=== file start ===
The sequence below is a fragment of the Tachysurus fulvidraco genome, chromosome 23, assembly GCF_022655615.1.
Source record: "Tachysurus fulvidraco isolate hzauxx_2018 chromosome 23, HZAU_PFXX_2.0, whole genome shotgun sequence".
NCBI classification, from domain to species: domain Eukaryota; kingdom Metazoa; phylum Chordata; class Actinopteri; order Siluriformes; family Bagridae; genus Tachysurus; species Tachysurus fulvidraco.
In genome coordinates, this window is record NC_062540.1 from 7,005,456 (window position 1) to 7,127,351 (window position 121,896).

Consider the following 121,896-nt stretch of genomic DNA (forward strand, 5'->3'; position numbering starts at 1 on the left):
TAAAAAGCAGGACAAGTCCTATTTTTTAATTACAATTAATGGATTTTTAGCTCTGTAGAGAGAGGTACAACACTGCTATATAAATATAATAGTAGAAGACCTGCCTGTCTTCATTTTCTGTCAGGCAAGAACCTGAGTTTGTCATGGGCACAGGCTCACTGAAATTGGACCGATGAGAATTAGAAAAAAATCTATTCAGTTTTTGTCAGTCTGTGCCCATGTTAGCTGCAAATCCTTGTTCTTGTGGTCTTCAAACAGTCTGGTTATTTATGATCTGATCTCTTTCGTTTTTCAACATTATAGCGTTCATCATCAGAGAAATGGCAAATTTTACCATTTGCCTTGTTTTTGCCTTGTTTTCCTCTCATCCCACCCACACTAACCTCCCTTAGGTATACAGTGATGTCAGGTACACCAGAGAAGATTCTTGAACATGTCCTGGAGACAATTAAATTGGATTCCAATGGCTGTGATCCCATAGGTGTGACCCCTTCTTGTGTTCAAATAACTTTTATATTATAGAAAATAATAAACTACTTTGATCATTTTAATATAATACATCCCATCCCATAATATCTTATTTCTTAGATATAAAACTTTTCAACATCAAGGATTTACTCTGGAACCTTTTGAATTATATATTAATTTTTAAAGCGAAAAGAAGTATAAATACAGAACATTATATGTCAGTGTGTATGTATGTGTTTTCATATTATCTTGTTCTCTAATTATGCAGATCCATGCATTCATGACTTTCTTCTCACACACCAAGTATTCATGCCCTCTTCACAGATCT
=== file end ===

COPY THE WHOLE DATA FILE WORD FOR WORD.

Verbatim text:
The sequence below is a fragment of the Tachysurus fulvidraco genome, chromosome 23, assembly GCF_022655615.1.
Source record: "Tachysurus fulvidraco isolate hzauxx_2018 chromosome 23, HZAU_PFXX_2.0, whole genome shotgun sequence".
NCBI classification, from domain to species: domain Eukaryota; kingdom Metazoa; phylum Chordata; class Actinopteri; order Siluriformes; family Bagridae; genus Tachysurus; species Tachysurus fulvidraco.
In genome coordinates, this window is record NC_062540.1 from 7,005,456 (window position 1) to 7,127,351 (window position 121,896).

Consider the following 121,896-nt stretch of genomic DNA (forward strand, 5'->3'; position numbering starts at 1 on the left):
TAAAAAGCAGGACAAGTCCTATTTTTTAATTACAATTAATGGATTTTTAGCTCTGTAGAGAGAGGTACAACACTGCTATATAAATATAATAGTAGAAGACCTGCCTGTCTTCATTTTCTGTCAGGCAAGAACCTGAGTTTGTCATGGGCACAGGCTCACTGAAATTGGACCGATGAGAATTAGAAAAAAATCTATTCAGTTTTTGTCAGTCTGTGCCCATGTTAGCTGCAAATCCTTGTTCTTGTGGTCTTCAAACAGTCTGGTTATTTATGATCTGATCTCTTTCGTTTTTCAACATTATAGCGTTCATCATCAGAGAAATGGCAAATTTTACCATTTGCCTTGTTTTTGCCTTGTTTTCCTCTCATCCCACCCACACTAACCTCCCTTAGGTATACAGTGATGTCAGGTACACCAGAGAAGATTCTTGAACATGTCCTGGAGACAATTAAATTGGATTCCAATGGCTGTGATCCCATAGGTGTGACCCCTTCTTGTGTTCAAATAACTTTTATATTATAGAAAATAATAAACTACTTTGATCATTTTAATATAATACATCCCATCCCATAATATCTTATTTCTTAGATATAAAACTTTTCAACATCAAGGATTTACTCTGGAACCTTTTGAATTATATATTAATTTTTAAAGCGAAAAGAAGTATAAATACAGAACATTATATGTCAGTGTGTATGTATGTGTTTTCATATTATCTTGTTCTCTAATTATGCAGATCCATGCATTCATGACTTTCTTCTCACACACCAAGTATTCATGCCCTCTTCACAGATCT